That the poet will always stop short of becoming anything.


That the vocation of poetry is toward disownership.


That the poem is a conditional system.

Talents of the Parable

The freedom of the parable is that it need not risk or defend any merely real universe.

The vulgar reading of the parable presumes a real universe of talking foxes and thieving crows.

The sublime reading of the parable is that it presumes the only real universe at all, while carrying the torch for a disposable entertainment.

The imagination of the vulgar reading is that it begs description.

The imagination of the sublime reading is that it risks only fiction.

The ways in which the parable is not an argument at all.

The ways in which we attach no real names to parables, loving as we do any real universe.

The ways the parable only serves its readers.

Like a mere reading machine, or 'device'.

Like Aesop's parable of the fox and the crow: all song, no meat.


That the poetic talent is a correctional facility.

Our Correctional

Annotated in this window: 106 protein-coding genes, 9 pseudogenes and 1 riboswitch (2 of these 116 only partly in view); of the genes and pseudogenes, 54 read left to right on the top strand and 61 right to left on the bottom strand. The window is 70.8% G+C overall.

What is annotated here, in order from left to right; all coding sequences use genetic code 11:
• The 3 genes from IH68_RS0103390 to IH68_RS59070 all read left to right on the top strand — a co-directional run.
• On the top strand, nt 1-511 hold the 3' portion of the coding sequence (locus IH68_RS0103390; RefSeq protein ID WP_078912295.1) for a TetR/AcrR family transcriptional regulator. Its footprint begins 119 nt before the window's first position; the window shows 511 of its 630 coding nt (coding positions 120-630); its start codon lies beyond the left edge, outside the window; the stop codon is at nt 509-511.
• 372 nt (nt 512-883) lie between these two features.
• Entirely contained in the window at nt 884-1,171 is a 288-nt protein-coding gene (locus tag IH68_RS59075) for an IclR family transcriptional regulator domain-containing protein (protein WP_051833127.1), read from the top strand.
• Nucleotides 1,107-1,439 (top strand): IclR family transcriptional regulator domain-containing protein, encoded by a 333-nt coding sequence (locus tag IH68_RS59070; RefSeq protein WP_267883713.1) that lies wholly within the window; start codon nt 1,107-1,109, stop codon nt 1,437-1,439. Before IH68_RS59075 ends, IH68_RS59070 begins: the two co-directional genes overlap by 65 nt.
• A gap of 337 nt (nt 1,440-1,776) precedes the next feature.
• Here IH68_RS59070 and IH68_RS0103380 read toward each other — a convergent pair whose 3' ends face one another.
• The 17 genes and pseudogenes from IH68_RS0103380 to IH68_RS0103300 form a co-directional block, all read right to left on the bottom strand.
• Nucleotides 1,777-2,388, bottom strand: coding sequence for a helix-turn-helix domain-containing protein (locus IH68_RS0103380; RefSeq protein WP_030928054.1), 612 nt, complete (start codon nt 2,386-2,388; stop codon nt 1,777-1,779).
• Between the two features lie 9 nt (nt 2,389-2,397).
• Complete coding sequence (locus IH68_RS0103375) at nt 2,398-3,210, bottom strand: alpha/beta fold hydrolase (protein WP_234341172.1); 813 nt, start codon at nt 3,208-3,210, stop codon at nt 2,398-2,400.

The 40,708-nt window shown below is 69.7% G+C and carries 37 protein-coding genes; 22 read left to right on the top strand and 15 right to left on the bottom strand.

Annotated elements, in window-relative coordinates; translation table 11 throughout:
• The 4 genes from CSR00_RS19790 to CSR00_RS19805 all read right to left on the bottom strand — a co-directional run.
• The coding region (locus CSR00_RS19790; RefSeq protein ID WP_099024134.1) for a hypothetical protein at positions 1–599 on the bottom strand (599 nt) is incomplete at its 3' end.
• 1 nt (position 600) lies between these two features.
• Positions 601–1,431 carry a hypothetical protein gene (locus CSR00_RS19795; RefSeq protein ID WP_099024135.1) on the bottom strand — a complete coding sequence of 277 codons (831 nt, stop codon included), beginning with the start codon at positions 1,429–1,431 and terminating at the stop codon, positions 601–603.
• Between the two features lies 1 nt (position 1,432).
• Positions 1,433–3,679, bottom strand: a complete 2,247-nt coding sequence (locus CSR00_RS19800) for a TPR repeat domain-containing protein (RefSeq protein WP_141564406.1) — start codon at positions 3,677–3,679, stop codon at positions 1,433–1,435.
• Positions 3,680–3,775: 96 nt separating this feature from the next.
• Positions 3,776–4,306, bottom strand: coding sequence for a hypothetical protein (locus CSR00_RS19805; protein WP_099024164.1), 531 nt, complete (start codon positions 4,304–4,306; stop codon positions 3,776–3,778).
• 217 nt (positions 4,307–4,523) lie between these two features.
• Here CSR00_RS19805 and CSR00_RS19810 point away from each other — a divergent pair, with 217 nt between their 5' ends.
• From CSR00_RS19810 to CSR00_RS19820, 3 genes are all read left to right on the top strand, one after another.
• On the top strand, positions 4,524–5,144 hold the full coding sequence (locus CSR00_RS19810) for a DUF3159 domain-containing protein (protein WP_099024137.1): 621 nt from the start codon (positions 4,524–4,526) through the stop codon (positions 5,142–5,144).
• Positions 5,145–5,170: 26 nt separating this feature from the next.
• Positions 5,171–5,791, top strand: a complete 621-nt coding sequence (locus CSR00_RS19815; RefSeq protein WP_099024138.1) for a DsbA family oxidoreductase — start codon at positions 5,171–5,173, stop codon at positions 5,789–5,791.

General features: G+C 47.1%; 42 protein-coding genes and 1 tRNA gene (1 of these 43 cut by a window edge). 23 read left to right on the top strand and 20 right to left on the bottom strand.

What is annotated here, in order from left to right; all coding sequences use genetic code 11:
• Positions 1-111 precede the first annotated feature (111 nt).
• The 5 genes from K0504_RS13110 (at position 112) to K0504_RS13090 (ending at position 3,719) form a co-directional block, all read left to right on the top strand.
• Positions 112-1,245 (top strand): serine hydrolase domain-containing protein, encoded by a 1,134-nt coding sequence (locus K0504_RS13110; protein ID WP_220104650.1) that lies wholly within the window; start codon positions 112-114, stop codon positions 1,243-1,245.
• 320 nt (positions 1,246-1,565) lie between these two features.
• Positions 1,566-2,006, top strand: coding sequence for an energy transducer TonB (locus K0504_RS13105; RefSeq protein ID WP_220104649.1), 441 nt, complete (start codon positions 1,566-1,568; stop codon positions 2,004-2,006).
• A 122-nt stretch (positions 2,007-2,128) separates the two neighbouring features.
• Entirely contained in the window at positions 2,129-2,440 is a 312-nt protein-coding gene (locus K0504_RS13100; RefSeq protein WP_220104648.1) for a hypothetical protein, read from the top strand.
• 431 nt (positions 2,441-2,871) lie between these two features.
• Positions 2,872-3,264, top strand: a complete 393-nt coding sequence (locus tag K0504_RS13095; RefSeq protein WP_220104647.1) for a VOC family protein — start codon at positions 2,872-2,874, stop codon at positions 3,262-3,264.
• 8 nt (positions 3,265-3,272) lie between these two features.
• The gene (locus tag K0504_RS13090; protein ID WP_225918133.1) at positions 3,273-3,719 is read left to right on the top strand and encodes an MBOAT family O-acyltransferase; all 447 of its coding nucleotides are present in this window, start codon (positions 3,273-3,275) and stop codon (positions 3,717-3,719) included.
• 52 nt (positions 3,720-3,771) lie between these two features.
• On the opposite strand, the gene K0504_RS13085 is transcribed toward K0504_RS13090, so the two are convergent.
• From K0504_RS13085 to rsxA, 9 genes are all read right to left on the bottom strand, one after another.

'In for life.'


Our days are not numbered. Have you tried it?


Being 'barely in control of oneself' is not an insult.

Subject Positions

The best option is the irreducible mess.

A Caption with Austen on Nothing

"Expect a most agreeable letter, for not being overburdened by subject – having nothing at all to say – there shall be no check to my genius."

Zwicky apposes to the Austen quote
a keyword of communicative competence:

"The advantage of having nothing to say."

It's amazing how florid a caption can be
when it's notional.

For all the world positioned
as if to advantage.

"The roses were displayed to advantage in a blue vase."

As with the subject –
as if with the subject –
emphasis added.